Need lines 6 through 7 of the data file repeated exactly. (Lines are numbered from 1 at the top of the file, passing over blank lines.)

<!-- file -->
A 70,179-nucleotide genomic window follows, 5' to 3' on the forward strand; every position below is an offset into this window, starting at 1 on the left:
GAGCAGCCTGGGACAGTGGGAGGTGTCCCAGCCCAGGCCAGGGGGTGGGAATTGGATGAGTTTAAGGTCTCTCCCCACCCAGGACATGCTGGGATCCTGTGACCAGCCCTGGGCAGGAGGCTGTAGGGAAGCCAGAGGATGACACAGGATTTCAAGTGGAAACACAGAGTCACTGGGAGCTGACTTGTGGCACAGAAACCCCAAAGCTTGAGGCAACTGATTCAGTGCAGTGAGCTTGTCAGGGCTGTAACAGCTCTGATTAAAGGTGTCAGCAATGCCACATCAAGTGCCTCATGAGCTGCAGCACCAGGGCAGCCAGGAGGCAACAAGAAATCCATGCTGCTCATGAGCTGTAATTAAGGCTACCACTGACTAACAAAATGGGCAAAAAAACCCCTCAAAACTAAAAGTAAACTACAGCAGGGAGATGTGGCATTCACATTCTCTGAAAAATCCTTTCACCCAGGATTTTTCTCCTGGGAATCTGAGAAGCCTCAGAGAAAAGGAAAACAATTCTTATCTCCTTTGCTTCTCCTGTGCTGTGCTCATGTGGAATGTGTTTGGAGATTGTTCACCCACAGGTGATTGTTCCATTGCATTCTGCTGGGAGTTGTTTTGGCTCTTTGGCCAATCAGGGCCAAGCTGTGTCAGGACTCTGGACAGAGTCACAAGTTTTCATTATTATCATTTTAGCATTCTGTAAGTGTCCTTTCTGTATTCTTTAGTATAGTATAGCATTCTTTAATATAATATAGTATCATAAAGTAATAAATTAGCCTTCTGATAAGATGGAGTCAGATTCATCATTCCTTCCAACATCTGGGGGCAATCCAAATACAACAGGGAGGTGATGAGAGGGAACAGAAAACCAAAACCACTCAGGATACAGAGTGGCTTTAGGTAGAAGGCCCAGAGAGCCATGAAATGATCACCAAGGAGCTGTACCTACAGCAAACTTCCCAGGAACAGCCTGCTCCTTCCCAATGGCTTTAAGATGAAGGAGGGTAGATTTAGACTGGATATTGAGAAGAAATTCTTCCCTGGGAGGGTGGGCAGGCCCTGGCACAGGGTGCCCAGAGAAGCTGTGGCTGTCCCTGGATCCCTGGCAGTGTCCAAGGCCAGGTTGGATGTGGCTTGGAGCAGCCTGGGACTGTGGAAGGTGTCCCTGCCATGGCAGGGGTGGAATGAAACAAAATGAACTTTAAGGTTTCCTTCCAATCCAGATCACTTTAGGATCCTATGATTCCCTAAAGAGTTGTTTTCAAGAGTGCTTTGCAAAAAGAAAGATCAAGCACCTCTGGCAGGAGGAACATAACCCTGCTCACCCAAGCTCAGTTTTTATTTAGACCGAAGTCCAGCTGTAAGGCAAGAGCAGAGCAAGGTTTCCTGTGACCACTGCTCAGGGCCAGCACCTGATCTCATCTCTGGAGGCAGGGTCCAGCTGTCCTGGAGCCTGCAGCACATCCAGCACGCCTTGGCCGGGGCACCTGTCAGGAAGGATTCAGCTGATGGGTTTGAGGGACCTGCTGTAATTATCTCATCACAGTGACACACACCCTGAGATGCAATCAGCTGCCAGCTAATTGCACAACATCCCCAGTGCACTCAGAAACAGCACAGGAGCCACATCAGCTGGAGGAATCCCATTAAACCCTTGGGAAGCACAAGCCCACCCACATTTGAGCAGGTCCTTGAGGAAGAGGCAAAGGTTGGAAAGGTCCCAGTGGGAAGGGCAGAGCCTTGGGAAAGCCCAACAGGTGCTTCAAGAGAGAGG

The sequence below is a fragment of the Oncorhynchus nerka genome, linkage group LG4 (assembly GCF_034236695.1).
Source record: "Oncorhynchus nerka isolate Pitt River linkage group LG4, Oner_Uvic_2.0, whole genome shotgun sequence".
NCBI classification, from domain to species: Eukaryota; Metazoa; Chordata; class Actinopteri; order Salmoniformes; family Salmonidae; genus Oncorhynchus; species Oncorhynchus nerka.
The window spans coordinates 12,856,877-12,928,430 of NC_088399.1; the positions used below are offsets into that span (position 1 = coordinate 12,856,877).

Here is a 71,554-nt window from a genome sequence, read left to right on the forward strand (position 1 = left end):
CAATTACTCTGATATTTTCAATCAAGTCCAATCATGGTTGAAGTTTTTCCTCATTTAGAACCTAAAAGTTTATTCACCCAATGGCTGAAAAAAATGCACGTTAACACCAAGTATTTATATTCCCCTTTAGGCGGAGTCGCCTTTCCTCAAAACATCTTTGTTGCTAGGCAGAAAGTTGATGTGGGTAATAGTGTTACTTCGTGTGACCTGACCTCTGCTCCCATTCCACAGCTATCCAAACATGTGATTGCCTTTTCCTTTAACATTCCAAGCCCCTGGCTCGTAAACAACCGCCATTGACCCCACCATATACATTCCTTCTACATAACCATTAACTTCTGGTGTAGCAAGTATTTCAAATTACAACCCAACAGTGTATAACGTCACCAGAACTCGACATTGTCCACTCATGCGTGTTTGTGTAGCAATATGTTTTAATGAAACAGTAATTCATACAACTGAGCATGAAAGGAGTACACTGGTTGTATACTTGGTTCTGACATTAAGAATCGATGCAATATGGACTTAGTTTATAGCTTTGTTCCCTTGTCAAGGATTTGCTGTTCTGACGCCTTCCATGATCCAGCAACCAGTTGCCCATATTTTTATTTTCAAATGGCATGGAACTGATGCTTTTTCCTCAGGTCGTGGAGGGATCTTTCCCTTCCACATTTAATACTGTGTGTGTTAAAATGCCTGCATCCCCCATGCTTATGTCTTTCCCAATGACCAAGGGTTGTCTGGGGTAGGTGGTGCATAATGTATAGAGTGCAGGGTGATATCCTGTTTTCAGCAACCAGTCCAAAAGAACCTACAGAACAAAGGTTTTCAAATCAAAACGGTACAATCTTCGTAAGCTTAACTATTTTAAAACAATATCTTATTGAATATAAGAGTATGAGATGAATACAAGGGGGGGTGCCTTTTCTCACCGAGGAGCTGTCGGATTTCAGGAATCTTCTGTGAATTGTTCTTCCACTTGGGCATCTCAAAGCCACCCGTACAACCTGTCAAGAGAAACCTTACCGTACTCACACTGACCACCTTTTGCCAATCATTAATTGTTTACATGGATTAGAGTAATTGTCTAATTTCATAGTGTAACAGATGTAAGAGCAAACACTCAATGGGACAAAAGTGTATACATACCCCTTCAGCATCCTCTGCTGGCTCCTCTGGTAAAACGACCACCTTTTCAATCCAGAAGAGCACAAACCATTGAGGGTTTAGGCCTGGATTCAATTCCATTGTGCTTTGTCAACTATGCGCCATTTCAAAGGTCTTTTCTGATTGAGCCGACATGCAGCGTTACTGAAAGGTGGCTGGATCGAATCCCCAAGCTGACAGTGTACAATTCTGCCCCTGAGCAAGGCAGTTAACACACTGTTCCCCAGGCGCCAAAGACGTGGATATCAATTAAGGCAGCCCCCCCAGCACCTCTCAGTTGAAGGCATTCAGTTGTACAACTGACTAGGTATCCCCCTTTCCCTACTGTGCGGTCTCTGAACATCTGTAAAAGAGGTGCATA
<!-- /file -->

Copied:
The window spans coordinates 12,856,877-12,928,430 of NC_088399.1; the positions used below are offsets into that span (position 1 = coordinate 12,856,877).

Here is a 71,554-nt window from a genome sequence, read left to right on the forward strand (position 1 = left end):